The movie highlights two drone victims.  One is 16-year-old Tariq Aziz, who was selected by his village community to accompany tribal elders to a Grand Jirga, a meeting of village leaders, politicians, lawyers and journalists from all over Pakistan to discuss what to do about the drone strikes.  He was killed while driving a car with another teenage a couple of weeks after the meeting.

The other is 67-year-old Momina Bibi, a 67-year-old grandmother and midwife who was killed while working in her vegetable garden.  Her family testified about the drone strikes before Congress this week.

It has long been known that the killer drones often strike people who are not the intended targets.  But it is also important to note that intended targets are not necessarily terrorists or militants.  The film’s narrator said Tariq Aziz may have been fingered by an informant.

We Americans know little or nothing about the people of Afghanistan or northwest Pakistan.  So our government relies on informants, who by definition are morally doubtful individuals, because what person would spy on his own people for the benefit of a foreign government?

Many prisoners at Guantanamo Bay are there because they were identified as Taliban by bounty-hunters.   The American authorities evidently took the word of the bounty-hunters, without considering the possibility that they were random individuals, or personal enemies of the bounty-hunters, or people to whom the bounty-hunters owed money.

Why does the U.S. government continue a drone killing policy that has been shown to immoral, illegal and counterproductive?  I think it is because the alternative to continuing the policy is for the people responsible for the policy to face the reality of what they have done.  Confession and repentance are good for the soul, and until we Americans are able to do this, we are likely to continue on our bad path.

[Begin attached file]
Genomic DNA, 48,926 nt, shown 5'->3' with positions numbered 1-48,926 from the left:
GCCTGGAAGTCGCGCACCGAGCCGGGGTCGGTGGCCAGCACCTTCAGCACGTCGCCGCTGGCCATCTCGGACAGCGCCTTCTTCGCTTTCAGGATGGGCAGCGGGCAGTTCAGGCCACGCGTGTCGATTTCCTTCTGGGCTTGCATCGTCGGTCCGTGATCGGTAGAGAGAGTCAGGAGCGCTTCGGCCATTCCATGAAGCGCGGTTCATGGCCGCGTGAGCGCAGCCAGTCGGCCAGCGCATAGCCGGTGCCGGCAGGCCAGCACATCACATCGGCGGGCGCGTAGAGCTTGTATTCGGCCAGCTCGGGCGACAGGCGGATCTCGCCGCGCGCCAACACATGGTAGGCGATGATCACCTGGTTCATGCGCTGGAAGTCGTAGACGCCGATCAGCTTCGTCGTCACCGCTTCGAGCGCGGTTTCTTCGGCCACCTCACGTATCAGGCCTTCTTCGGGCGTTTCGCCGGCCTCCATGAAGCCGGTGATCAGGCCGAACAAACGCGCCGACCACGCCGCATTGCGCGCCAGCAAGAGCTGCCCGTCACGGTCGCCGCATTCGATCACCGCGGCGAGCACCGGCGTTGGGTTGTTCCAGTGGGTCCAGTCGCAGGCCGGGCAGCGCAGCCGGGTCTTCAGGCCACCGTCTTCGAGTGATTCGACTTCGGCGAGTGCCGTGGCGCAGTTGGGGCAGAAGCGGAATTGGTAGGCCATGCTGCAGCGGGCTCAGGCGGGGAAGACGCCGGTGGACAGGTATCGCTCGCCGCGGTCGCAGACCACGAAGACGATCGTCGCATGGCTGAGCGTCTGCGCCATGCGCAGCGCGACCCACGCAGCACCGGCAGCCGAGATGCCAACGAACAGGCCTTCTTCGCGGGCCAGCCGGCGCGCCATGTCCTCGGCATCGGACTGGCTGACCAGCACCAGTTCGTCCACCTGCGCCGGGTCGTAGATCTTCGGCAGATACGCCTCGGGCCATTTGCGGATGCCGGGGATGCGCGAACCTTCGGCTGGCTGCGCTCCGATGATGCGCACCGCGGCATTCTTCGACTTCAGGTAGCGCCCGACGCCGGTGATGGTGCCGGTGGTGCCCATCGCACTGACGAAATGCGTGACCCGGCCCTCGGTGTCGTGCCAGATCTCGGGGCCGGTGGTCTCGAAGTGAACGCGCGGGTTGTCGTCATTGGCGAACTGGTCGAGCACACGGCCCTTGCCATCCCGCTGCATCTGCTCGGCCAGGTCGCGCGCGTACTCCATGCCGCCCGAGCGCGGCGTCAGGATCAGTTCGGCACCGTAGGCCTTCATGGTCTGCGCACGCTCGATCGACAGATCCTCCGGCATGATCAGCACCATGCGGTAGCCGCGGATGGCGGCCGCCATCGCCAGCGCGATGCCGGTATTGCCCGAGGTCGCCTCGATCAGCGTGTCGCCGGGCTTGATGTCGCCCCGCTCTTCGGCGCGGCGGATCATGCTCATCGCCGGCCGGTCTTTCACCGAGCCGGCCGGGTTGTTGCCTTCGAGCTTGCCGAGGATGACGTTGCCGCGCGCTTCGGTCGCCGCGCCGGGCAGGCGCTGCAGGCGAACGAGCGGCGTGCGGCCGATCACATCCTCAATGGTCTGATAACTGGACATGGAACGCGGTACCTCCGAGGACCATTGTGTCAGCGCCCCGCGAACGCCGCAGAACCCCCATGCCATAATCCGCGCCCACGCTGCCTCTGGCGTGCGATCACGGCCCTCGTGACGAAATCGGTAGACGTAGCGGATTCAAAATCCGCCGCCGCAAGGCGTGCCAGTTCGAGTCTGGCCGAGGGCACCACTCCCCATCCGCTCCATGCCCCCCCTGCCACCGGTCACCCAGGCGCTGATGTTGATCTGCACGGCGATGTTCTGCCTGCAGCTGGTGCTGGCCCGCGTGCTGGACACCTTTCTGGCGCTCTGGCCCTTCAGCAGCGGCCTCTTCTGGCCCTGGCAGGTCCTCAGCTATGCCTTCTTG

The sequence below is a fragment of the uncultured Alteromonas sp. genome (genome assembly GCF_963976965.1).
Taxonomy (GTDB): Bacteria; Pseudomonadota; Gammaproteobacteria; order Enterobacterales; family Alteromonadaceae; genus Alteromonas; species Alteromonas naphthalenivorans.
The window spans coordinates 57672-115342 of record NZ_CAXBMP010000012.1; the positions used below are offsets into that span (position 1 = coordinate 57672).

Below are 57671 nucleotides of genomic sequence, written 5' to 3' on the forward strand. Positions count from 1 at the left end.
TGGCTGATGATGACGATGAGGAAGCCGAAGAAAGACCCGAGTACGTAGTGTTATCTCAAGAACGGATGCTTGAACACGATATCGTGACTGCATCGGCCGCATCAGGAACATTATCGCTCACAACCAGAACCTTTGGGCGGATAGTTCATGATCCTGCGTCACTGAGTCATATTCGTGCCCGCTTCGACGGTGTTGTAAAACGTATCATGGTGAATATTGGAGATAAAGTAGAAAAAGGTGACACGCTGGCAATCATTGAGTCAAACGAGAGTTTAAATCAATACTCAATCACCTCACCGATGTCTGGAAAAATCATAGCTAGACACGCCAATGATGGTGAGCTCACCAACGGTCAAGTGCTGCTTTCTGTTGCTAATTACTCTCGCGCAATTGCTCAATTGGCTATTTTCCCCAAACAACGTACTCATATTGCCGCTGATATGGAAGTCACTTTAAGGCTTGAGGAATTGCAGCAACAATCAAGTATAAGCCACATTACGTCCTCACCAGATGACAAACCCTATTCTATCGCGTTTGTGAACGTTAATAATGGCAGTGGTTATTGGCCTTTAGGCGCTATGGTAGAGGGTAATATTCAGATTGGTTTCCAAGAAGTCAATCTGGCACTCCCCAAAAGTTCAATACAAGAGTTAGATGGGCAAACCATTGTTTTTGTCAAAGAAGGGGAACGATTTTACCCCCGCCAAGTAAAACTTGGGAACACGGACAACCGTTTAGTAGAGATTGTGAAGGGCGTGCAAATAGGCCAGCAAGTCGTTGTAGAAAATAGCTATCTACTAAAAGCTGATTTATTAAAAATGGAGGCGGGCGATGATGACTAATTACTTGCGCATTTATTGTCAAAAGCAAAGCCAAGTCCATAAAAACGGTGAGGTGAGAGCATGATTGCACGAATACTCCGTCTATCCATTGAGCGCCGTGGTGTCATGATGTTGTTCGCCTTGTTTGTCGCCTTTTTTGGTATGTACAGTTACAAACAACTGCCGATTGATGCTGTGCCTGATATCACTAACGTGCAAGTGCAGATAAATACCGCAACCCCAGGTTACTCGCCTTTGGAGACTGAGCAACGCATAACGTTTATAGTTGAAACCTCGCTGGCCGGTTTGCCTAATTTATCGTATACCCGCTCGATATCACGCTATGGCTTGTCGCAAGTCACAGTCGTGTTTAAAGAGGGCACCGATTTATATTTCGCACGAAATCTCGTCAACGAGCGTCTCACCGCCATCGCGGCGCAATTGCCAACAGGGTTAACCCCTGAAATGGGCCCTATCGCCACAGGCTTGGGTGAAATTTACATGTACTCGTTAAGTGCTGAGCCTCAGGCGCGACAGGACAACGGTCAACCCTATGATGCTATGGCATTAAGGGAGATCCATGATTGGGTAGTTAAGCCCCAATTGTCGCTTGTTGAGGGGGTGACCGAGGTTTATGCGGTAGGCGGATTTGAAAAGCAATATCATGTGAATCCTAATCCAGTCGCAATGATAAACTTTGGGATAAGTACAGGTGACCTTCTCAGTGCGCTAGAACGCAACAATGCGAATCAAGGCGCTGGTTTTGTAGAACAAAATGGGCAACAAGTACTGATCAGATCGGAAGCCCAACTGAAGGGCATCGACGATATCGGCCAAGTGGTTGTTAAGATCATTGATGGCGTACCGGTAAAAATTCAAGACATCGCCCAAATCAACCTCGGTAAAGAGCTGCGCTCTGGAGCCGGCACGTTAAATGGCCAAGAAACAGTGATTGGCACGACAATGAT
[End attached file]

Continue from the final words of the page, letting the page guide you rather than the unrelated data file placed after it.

(more…)

Shifting the issue from killing to secrecy

March 8, 2013

It is unfortunate, and at the same time a typical instance of the Obama administration’s political adroitness, is that the issue has been shifted from the President issuing death warrants based on his individual judgement, to the President’s refusal to reveal the memos on which he claims lawful authority to issue death warrants.

I predict that at some point he will reveal the legal memos, and then half the opposition to death warrants will melt away.

Obama-and-DronesThe memos ought to be made public.  But the public doesn’t need to suspend judgment until the memos are released.  I for one know all I need to know to come to a conclusion about the President’s authority.

The military has authority to use lethal force on battlefields in war.  The police have authority to use lethal force to protect human life or as a last resort to bring suspects into custody.  What no American President has the right to do is to order assassinations for “reasons of state,” as the old absolute monarchs and modern totalitarian dictators did.   Nor does he have the right to order killings based on “patterns of behavior” of people in countries with which the United States is not at war.

And, no, I don’t consider the whole world a battlefield, nor everybody who is anti-American as an “enemy combatant.”

Click on Obama must release legal memos on his administration’s drone killing program for an example of how the emphasis has been subtly shifted—but a good article, nevertheless.

Click on Objections to the White House Drone Killing Memo for a discussion of the real issue.  (Note: It isn’t drones.)

Click on Why It Matters Than Rand Paul Got His Answer for more by Conor Friedersdorf.  [Added later]